Mayock’s opinion that Peppers would be a strong fit for the Ravens is flawed. First and foremost, Peppers is seen as a late first round talent by most evaluators. He is a man without a clear position in base defense because he does not have the size to play the run as a linebacker or the instincts to cover as a safety. In 27 games for the Michigan Wolverines, Peppers managed to corral just one single interception. He has been overhyped because of his versatility, and because he ran a 4.46 second 40-yard dash and vertical jumped 35.5 inches at the scouting combine.
Selecting a box safety in the first round does not make sense for the Ravens either. Peppers best position is strong safety but Baltimore just signed strong safety Tony Jefferson to a 4-year, $34 million contract. The Ravens infrequently sign young free agents from other teams to large contracts, since Jefferson is only 25-years-old he should be a mainstay on the Ravens defense for years to come.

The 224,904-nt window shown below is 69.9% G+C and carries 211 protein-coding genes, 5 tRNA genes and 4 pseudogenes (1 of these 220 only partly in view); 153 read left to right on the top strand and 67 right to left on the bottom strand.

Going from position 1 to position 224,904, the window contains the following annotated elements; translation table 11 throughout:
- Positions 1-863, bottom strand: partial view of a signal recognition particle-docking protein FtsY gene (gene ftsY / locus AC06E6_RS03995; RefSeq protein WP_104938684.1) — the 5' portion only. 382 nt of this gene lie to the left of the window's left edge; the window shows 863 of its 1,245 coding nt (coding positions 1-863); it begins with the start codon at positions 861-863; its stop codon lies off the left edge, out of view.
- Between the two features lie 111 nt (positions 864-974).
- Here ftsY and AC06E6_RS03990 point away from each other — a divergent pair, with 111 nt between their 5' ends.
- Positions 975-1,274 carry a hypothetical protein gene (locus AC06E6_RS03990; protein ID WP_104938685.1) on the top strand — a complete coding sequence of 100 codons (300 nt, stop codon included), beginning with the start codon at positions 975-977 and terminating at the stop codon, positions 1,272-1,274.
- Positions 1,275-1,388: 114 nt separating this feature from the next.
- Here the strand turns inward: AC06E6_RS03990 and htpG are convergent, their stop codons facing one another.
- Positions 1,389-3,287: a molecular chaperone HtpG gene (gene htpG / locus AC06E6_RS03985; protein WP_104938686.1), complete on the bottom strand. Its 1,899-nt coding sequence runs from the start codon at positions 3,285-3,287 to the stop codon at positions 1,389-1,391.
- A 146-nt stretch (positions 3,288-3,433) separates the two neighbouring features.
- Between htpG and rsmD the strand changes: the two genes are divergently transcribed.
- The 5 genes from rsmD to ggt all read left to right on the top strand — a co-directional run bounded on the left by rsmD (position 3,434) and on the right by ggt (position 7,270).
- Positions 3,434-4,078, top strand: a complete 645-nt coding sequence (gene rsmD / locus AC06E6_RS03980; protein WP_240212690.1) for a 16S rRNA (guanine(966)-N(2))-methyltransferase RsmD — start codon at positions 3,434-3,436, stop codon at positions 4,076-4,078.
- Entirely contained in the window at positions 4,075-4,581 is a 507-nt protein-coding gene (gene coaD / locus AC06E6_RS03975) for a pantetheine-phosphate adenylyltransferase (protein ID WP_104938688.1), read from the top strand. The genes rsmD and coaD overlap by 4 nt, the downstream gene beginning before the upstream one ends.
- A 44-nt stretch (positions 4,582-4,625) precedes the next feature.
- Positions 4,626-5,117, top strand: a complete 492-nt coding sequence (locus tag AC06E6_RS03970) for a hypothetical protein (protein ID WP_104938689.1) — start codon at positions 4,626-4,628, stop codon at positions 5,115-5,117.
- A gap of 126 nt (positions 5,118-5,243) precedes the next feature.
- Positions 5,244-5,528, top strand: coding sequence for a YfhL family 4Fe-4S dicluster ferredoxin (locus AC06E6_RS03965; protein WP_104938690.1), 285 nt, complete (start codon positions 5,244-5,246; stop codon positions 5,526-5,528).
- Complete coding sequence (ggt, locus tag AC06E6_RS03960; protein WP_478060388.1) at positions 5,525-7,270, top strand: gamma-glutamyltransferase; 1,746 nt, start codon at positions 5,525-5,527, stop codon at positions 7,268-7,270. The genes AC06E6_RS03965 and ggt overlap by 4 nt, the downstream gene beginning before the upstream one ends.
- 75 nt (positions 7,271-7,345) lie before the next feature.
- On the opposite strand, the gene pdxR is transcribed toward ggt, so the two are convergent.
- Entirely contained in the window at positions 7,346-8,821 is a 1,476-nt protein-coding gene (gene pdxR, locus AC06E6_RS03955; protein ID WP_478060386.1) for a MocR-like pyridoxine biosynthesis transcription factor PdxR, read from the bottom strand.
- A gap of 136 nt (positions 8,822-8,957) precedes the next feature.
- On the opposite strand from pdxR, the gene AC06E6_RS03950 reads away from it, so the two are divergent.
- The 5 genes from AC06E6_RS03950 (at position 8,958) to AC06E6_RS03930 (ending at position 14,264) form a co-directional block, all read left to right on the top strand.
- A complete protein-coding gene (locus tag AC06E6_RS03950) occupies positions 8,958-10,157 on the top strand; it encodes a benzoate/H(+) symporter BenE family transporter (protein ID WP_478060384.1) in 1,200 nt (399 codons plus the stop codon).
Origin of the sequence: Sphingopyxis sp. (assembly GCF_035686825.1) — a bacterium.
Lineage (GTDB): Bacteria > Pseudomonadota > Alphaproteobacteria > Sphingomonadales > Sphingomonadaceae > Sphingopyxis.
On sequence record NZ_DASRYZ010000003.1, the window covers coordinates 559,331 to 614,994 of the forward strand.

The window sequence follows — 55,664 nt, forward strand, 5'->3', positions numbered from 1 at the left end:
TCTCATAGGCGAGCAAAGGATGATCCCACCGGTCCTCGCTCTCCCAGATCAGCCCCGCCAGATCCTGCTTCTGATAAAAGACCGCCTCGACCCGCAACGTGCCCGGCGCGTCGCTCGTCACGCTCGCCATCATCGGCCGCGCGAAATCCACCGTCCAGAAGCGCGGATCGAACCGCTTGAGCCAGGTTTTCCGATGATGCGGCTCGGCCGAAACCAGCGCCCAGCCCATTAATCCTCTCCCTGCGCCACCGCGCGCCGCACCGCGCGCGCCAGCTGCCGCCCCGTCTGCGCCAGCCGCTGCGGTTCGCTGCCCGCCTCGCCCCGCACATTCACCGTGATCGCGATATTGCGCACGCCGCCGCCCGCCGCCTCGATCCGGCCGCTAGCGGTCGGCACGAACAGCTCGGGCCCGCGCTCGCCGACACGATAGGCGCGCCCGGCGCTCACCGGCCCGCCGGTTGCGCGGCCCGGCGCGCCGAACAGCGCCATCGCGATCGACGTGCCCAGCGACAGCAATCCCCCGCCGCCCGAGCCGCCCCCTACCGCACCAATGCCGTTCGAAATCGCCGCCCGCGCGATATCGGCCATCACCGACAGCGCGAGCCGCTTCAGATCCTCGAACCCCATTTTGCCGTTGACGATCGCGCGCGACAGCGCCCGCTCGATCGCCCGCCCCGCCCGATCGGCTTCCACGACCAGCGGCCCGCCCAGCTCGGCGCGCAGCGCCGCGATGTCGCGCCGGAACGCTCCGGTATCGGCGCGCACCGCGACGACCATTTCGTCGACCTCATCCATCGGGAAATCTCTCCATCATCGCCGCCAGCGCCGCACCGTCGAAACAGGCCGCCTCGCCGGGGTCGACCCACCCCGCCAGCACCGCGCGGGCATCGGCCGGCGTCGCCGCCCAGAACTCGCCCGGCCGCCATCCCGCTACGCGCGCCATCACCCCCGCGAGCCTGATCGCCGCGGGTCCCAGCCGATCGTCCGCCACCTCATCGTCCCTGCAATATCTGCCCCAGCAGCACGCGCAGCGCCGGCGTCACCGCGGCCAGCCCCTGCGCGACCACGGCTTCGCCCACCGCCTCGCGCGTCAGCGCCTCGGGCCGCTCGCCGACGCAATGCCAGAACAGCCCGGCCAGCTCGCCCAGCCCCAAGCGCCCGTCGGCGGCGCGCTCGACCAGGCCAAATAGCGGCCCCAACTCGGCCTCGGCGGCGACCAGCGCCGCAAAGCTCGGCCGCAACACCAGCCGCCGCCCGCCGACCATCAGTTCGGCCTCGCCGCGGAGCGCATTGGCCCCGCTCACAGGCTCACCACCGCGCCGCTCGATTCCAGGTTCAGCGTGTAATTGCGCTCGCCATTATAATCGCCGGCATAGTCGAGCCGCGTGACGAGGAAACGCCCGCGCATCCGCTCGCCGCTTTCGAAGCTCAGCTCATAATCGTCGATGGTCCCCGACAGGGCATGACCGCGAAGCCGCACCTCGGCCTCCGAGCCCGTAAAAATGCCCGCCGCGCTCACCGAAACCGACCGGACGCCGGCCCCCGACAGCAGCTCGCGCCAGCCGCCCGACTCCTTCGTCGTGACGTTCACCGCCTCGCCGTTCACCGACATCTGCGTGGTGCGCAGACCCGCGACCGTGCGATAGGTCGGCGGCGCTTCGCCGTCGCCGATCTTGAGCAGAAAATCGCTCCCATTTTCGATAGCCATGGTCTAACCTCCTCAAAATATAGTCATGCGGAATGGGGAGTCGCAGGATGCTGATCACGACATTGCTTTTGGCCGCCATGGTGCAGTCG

Furthermore, the Ravens franchise is not in a position to draft a prospect who is blocked from contributing much as a rookie. After an 8-8 season last year, the Ravens are in ‘win now’ mode as they attempt to maximize the talents of their aging veterans before they retire. Setting up a succession plan for future seasons is a luxury the Ravens cannot afford in the first round.
Safety is perhaps the strongest position on the entire Baltimore roster, while the current depth chart chart contains glaring holes at wide receiver, pass rusher and on the offensive line. Mayock fitting Peppers to Baltimore is the classic case of overvaluing the team’s connection to a specific college and propping up one of the pundit’s favorite players. Sorry Mike, pairing Jabrill with the Ravens is dubious at best.